Waitresses and the "taxi drivers" – who drive people from bars to the casitas in their own cars – will invite customers "that are drinking and look the part," said Ruiz. "You have to know somebody or be invited."

That's just the first step.

"It's not some place you just walk into," he said. "There are usually at least two doors to get inside of the casita and they're locked," he said. "Gangsters are patting people down – you're not going to be able to get in there with a weapon."

Once you do get in, he added, you're stuck there, and the gang members will be watching you. They'll quickly become suspicious of a person who's, say, texting or on the phone a lot.

For folks who make it inside, Ruiz said, the waitresses' job is to make them buy as much beer as possible. "Once she gets more comfortable, she'll ask you – 'Hey, do you want something else? You want some crystal [meth]?'" Buying sex is also an option.

The people working in the casitas – the bartender, the waitresses, the operator – don't tend to be gang-affiliated themselves. Nearly all of them are undocumented, said Ruiz.

And there are unspoken rules, he added. You don't talk about the owner. "You're not supposed to look at the gang members, because they're going to want to fight," he said. Be particularly deferential to the cartel members. And maybe most importantly:

"If the police come, you don't say anything."

Law enforcement and the casitas

The casitas are so dangerous, says Ruiz, that undercover officers don't even go in there. Instead, 77th uses informants to get the point where they can obtain a warrant and then raid a place.

The buildings themselves are usually pretty inconspicuous – he's seen casitas housed in churches, houses and 99-cent stores. They'll often have high-quality cameras on the front and back doors. "So when we hit these places we're compromised right off the bat," he said. "We've got to get in quick before they start dumping guns, dumping dope."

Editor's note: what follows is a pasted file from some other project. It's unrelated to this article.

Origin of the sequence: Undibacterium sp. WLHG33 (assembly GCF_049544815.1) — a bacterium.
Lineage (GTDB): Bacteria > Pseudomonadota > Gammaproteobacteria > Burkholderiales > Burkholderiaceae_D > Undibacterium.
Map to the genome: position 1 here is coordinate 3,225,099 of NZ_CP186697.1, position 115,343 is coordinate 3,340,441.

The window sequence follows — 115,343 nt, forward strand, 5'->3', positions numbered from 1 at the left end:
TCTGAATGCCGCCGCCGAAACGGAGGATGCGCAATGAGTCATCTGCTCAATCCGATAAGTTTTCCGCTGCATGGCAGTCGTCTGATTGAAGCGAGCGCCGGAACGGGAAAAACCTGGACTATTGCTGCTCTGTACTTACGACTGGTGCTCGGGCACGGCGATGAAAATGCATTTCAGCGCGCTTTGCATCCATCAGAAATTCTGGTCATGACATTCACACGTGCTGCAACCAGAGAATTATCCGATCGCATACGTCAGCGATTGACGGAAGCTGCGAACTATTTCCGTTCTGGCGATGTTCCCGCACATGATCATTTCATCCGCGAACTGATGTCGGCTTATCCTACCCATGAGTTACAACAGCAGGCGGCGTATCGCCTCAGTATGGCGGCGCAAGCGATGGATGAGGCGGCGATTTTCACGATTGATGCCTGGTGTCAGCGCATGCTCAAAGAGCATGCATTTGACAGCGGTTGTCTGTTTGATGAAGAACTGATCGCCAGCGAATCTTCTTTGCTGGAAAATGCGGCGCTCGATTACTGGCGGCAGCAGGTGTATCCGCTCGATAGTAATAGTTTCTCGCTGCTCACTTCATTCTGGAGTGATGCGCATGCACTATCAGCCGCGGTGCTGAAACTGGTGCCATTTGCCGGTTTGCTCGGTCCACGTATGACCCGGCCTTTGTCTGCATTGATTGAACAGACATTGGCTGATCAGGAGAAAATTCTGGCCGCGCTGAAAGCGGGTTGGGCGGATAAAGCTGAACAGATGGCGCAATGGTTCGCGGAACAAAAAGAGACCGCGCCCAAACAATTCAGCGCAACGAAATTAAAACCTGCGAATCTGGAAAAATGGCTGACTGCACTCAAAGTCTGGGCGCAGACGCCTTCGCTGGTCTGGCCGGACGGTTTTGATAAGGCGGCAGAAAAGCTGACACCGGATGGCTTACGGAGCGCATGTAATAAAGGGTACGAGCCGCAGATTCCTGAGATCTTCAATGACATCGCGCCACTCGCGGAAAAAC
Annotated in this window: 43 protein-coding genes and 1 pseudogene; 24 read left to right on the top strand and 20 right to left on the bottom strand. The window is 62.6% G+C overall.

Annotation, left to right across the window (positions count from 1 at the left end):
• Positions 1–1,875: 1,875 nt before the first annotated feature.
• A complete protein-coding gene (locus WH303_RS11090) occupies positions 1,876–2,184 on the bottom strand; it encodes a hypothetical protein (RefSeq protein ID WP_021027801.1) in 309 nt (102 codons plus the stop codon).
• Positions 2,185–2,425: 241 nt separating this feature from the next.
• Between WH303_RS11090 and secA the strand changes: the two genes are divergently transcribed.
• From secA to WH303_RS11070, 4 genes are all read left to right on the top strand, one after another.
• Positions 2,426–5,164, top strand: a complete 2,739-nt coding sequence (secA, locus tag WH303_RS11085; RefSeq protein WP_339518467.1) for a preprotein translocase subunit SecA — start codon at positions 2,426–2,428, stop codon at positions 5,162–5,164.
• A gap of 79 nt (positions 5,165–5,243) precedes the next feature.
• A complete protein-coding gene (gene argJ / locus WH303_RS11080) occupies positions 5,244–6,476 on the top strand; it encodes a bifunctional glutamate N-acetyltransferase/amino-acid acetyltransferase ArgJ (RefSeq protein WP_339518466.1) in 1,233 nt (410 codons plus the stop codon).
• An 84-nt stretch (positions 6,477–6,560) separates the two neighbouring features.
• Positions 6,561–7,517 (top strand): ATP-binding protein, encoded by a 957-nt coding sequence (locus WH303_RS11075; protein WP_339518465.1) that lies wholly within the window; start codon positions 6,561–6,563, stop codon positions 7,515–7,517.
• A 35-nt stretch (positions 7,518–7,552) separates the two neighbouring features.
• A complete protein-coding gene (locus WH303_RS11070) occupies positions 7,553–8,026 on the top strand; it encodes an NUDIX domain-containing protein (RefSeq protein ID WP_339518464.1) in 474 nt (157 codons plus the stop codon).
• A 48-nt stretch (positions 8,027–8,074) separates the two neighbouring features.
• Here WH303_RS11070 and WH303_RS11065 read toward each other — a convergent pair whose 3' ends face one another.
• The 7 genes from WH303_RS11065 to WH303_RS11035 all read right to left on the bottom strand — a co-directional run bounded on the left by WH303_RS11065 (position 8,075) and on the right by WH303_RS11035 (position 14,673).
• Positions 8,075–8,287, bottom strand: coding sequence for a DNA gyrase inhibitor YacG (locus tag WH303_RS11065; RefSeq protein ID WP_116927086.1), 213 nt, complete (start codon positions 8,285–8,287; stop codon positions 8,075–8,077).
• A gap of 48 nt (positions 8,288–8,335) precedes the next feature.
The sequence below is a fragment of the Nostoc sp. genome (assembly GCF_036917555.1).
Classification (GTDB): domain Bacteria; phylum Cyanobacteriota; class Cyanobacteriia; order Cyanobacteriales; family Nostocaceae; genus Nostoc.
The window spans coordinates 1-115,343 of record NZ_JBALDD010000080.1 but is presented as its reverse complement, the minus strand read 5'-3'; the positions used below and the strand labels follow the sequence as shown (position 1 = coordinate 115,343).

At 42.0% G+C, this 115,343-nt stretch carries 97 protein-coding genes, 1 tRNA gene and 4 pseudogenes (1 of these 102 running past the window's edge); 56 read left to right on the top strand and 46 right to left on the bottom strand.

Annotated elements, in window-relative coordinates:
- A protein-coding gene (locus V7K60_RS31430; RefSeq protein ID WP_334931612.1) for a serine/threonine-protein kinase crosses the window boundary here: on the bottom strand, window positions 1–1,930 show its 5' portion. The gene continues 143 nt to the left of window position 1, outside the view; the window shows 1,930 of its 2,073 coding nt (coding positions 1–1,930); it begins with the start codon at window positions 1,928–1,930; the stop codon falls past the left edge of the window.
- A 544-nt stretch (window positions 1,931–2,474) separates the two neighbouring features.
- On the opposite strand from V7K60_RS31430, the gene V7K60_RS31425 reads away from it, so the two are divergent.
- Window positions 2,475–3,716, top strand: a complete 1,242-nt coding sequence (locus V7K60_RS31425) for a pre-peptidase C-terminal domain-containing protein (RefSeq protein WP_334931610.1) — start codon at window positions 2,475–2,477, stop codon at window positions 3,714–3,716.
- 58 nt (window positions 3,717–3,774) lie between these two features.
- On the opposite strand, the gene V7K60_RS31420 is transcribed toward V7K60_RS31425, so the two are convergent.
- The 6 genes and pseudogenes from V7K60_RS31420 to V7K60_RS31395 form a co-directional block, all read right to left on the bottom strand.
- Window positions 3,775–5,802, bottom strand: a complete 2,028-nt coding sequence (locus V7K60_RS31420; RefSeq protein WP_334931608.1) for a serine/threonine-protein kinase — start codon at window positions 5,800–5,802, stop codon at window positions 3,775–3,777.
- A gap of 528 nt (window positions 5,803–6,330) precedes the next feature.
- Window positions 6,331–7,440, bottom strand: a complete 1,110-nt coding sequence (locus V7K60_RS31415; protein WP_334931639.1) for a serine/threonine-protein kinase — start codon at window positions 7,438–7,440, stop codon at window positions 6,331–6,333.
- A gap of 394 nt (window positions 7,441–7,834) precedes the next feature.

Regarding his previous casita raids, Ruiz says, "You name it, we've found it inside these places." That means guys with murder warrants, drugs (meth and cocaine), slot machines, guns, condoms. He's seen holes punched in the wall and then drugs hidden in that hole; he's found the room where the prostitutes do their business with their johns.

Ruiz said "a lot of our main players are in custody right now," but wouldn't go into the police's methods of investigating casitas too much, in the interest of not compromising any current casita investigations. When he first started at 77th, he and his team carried out a raid of 25 casitas, and succeeded in shutting them down for a few months. Since then, they're been hitting them more slowly, raiding eight over the last three years, he says.

"Lot of times what they'll do is move on to a new location – but if they get shut down there, they might one back to the old location," he said. That's happening now – even though he says "it's a little quiet right now," with a lot of movers and shakers in custody, some people are working on opening up new ones.

Ruiz emphasized that the biggest problem with the casitas is the violence they cause – what happens behind those doors is also problematic, but secondary to murders, assaults, robberies. Interestingly, there seems to be an element of agreement between police and the Mexican Mafia on this, although for very different reasons.

"Typically, there is relative peace," he said. But when rival gangs – all of whom pay the same Mexican Mafia – get heated and clash over casita issues, that's bad for business, because violence and shootings attract police attention, which means if a casita doesn't want to be forcibly shut down by the cops, it's got to voluntarily close its doors for a while to stay under the radar. It's losing money while its doors are shut, and that's the last thing the Mexican Mafia wants.

"When all these shootings were going back and forth between the rival gangs over casitas, they were basically told by the Mexican Mafia to take care of the problem, or they'd take care of it for them," said Ruiz.

For now, Ruiz says luck plays a fairly important role in finding these casitas.

"You don't get a lot of complaints on them," he said. "People are afraid of the gangs, so people don't usually call in. A lot of times it's just by chance that we get some of them."